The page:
Journal of Clinical and Diagnostic Research, ISSN - 0973 - 709X

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Original article / research
Table of Contents - Year : 2013 | Month : September | Volume : 7 | Issue : 9 | Page : 1946 - 1948

Mortality in Typhoid Intestinal Perforation–A Declining Trend 1946-1948

Anupama Pujar K., Ashok A.C., Rudresh H.K., Srika ntaiah H.C., Girish K.S, Suhas K.R.

Correspondence
Dr. Anupama Pujar K.,
No 1165, 5th main, 4th block, Hbr Layout, Bangalore–560043, India.
Phone: 9740190687, E-mail: anupamapujar@rediffmail.com

Background: Typhoid fever is an important public health problem in developing countries. Intestinal perforation is one of the leading fatal complications of typhoid fever. Typhoid perforation occurs more commonly in terminal ileum. Morbidity and Mortality associated with typhoid perforation are high (9-22%). However this study aims to know whether there are any changes of the same.

Aim: To analyse the clinical presentation, management, complications, morbidity and mortality associated with typhoid intestinal perforation and assess changing trends in mortality in typhoid intestinal perforation.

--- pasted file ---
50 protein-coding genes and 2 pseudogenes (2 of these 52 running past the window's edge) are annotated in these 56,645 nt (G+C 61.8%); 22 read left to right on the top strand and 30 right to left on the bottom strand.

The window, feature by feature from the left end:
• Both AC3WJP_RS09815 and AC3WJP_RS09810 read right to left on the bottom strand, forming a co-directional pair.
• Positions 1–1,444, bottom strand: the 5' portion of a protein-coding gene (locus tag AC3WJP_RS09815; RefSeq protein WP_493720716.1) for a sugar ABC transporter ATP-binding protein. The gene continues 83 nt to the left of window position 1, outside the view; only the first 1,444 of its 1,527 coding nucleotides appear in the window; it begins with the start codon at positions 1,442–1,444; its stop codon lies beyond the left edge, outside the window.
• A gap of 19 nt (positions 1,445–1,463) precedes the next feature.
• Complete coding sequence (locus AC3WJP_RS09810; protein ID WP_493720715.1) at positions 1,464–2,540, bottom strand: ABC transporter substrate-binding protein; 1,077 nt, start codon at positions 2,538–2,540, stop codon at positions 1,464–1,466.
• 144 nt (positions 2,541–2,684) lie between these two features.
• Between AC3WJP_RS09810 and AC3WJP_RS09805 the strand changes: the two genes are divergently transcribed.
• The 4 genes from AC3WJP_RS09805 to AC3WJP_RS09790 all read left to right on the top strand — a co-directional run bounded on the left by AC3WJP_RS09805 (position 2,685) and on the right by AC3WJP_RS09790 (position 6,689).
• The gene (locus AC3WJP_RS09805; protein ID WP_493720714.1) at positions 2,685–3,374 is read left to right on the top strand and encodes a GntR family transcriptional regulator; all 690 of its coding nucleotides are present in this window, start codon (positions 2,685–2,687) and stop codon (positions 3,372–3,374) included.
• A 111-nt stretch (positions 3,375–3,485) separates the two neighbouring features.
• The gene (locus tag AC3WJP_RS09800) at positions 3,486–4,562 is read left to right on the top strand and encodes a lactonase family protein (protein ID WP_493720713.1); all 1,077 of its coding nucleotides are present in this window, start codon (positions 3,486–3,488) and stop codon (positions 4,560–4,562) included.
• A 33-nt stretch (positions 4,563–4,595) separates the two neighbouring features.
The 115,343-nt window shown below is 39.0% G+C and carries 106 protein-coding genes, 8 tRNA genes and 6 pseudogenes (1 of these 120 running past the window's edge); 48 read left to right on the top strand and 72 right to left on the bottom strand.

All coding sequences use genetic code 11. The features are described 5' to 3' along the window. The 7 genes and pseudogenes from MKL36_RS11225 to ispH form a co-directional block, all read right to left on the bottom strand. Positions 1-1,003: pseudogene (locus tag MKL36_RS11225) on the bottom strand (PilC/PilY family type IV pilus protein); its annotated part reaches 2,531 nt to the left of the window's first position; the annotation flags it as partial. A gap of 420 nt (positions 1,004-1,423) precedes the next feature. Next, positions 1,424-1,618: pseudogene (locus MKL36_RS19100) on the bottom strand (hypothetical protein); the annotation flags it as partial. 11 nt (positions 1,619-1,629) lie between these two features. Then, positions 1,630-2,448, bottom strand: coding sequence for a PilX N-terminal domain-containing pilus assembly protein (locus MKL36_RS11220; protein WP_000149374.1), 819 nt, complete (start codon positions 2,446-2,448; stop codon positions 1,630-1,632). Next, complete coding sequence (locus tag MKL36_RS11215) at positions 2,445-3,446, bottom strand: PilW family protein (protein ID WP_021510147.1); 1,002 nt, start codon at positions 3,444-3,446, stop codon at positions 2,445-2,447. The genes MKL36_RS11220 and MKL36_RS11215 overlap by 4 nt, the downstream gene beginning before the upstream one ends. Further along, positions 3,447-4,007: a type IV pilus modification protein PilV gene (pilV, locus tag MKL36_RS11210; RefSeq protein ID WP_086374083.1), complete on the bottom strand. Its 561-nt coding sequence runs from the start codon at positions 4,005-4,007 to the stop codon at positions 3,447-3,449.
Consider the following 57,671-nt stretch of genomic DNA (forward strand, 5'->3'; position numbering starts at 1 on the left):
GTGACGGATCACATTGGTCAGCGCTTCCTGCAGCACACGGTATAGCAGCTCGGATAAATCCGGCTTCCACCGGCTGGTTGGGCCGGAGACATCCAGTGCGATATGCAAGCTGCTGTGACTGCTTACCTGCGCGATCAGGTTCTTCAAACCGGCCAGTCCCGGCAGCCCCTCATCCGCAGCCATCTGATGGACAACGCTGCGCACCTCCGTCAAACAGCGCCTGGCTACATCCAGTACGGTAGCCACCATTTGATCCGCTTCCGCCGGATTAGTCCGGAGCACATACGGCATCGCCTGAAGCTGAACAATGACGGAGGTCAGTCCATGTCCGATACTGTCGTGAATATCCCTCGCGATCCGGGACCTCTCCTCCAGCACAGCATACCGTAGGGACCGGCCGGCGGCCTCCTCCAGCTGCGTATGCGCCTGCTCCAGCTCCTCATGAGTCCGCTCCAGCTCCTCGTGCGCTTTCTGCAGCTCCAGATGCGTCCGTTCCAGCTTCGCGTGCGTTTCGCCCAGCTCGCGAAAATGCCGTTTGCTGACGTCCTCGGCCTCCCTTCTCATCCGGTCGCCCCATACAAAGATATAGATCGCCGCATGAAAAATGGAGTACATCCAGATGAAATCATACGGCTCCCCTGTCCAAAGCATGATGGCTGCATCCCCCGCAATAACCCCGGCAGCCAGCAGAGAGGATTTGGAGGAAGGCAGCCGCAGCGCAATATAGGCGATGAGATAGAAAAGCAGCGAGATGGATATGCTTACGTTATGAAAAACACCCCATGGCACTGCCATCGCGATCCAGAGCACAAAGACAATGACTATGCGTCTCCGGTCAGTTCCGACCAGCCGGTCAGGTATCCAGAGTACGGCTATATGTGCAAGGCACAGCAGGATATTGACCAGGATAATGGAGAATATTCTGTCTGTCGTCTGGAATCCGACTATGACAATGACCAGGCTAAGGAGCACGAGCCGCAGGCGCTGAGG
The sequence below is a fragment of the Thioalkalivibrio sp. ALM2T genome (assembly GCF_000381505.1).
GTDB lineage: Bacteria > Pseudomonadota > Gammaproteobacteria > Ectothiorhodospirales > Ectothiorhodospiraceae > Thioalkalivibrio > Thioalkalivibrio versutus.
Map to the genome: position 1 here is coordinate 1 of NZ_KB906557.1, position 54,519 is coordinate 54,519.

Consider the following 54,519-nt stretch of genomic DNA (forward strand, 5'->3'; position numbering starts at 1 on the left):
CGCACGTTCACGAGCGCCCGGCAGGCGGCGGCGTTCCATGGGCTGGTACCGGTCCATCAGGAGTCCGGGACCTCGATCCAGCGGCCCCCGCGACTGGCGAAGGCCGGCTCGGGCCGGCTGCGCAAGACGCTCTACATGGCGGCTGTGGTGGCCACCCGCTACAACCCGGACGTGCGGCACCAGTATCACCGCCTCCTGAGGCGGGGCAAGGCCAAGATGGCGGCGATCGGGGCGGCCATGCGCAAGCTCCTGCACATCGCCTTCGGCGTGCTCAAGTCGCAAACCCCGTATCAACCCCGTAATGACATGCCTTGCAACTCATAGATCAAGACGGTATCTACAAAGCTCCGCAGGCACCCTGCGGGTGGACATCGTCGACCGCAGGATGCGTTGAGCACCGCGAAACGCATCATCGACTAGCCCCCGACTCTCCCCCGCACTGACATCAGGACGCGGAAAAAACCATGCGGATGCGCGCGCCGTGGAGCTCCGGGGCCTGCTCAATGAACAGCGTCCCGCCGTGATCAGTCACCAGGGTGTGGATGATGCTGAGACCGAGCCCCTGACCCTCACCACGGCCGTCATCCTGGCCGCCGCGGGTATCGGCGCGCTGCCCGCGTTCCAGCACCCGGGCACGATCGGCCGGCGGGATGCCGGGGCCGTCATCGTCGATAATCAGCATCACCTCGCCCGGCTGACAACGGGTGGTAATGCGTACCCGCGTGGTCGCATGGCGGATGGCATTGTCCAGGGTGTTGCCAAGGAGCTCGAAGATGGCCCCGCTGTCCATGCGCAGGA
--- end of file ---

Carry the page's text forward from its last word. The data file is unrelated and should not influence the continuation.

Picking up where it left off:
Material & Methods: This is a retrospective observational study. Cases regarding the study have been analyzed by reviewing the patient records. It includes 40 patients who were diagnosed with typhoid intestinal perforation, admitted and treated in the Department of General Surgery from February 2011 to January 2012.

Results: A total of 40 patients were considered for the study and their mean age was 35.75 years. 80% of patients were male. Pain abdomen was their main symptom which lasted for an average of 2.95 days. Leukocytosis (11,000 cells/cumm) was present in 57.5% patients. Single perforation was present in 31(77.5%) patients and primary closure was done in 30 of them. Culture sensitivity showed E coli as the main organism. Complications were seen in 42.5% of patients in post–operative period.

Conclusion: Early recognition, timely surgical intervention with appropriate surgery and antibiotics, and effective peri-operative care reduces the mortality in typhoid intestinal perforation.